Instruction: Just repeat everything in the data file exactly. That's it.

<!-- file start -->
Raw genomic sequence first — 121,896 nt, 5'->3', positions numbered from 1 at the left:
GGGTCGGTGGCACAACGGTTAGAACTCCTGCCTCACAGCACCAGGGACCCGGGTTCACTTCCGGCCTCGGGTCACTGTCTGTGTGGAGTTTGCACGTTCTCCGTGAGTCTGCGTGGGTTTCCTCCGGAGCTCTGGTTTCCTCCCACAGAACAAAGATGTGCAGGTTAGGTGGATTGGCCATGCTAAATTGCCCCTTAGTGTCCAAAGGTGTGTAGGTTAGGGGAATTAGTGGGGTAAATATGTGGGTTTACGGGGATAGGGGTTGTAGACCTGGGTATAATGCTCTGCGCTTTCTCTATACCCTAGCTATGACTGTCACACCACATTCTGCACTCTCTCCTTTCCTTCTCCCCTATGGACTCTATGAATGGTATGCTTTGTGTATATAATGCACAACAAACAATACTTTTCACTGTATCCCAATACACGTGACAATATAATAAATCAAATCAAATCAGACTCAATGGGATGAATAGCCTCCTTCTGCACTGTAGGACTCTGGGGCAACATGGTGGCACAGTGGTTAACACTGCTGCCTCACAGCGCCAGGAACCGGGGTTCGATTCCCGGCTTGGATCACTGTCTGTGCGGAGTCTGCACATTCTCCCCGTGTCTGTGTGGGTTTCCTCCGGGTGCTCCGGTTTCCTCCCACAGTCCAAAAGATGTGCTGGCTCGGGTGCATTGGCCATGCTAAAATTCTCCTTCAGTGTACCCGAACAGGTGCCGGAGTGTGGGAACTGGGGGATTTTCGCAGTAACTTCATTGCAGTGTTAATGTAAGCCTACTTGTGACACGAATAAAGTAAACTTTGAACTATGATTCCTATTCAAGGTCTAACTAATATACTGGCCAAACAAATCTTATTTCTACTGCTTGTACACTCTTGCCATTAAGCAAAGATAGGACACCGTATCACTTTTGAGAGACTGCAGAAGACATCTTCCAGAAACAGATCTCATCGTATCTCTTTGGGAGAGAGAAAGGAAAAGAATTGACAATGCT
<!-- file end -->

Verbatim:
Raw genomic sequence first — 121,896 nt, 5'->3', positions numbered from 1 at the left:
GGGTCGGTGGCACAACGGTTAGAACTCCTGCCTCACAGCACCAGGGACCCGGGTTCACTTCCGGCCTCGGGTCACTGTCTGTGTGGAGTTTGCACGTTCTCCGTGAGTCTGCGTGGGTTTCCTCCGGAGCTCTGGTTTCCTCCCACAGAACAAAGATGTGCAGGTTAGGTGGATTGGCCATGCTAAATTGCCCCTTAGTGTCCAAAGGTGTGTAGGTTAGGGGAATTAGTGGGGTAAATATGTGGGTTTACGGGGATAGGGGTTGTAGACCTGGGTATAATGCTCTGCGCTTTCTCTATACCCTAGCTATGACTGTCACACCACATTCTGCACTCTCTCCTTTCCTTCTCCCCTATGGACTCTATGAATGGTATGCTTTGTGTATATAATGCACAACAAACAATACTTTTCACTGTATCCCAATACACGTGACAATATAATAAATCAAATCAAATCAGACTCAATGGGATGAATAGCCTCCTTCTGCACTGTAGGACTCTGGGGCAACATGGTGGCACAGTGGTTAACACTGCTGCCTCACAGCGCCAGGAACCGGGGTTCGATTCCCGGCTTGGATCACTGTCTGTGCGGAGTCTGCACATTCTCCCCGTGTCTGTGTGGGTTTCCTCCGGGTGCTCCGGTTTCCTCCCACAGTCCAAAAGATGTGCTGGCTCGGGTGCATTGGCCATGCTAAAATTCTCCTTCAGTGTACCCGAACAGGTGCCGGAGTGTGGGAACTGGGGGATTTTCGCAGTAACTTCATTGCAGTGTTAATGTAAGCCTACTTGTGACACGAATAAAGTAAACTTTGAACTATGATTCCTATTCAAGGTCTAACTAATATACTGGCCAAACAAATCTTATTTCTACTGCTTGTACACTCTTGCCATTAAGCAAAGATAGGACACCGTATCACTTTTGAGAGACTGCAGAAGACATCTTCCAGAAACAGATCTCATCGTATCTCTTTGGGAGAGAGAAAGGAAAAGAATTGACAATGCT